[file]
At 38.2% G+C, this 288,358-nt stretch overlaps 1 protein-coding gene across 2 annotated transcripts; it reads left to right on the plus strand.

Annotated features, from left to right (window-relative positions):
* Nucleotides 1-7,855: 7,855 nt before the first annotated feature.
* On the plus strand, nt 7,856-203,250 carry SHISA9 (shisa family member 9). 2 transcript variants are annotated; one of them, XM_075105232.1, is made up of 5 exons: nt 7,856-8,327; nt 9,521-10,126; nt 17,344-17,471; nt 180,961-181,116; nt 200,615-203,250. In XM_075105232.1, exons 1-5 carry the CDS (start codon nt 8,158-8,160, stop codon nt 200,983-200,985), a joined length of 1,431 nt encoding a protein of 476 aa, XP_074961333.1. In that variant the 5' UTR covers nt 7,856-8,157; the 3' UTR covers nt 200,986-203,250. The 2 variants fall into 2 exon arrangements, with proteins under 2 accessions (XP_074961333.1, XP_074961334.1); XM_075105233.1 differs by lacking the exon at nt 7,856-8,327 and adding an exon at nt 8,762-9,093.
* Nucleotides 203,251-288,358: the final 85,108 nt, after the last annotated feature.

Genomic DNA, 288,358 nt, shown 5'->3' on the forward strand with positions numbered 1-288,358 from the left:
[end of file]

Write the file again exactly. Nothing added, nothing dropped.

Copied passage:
At 38.2% G+C, this 288,358-nt stretch overlaps 1 protein-coding gene across 2 annotated transcripts; it reads left to right on the plus strand.

Annotated features, from left to right (window-relative positions):
* Nucleotides 1-7,855: 7,855 nt before the first annotated feature.
* On the plus strand, nt 7,856-203,250 carry SHISA9 (shisa family member 9). 2 transcript variants are annotated; one of them, XM_075105232.1, is made up of 5 exons: nt 7,856-8,327; nt 9,521-10,126; nt 17,344-17,471; nt 180,961-181,116; nt 200,615-203,250. In XM_075105232.1, exons 1-5 carry the CDS (start codon nt 8,158-8,160, stop codon nt 200,983-200,985), a joined length of 1,431 nt encoding a protein of 476 aa, XP_074961333.1. In that variant the 5' UTR covers nt 7,856-8,157; the 3' UTR covers nt 200,986-203,250. The 2 variants fall into 2 exon arrangements, with proteins under 2 accessions (XP_074961333.1, XP_074961334.1); XM_075105233.1 differs by lacking the exon at nt 7,856-8,327 and adding an exon at nt 8,762-9,093.
* Nucleotides 203,251-288,358: the final 85,108 nt, after the last annotated feature.

Genomic DNA, 288,358 nt, shown 5'->3' on the forward strand with positions numbered 1-288,358 from the left: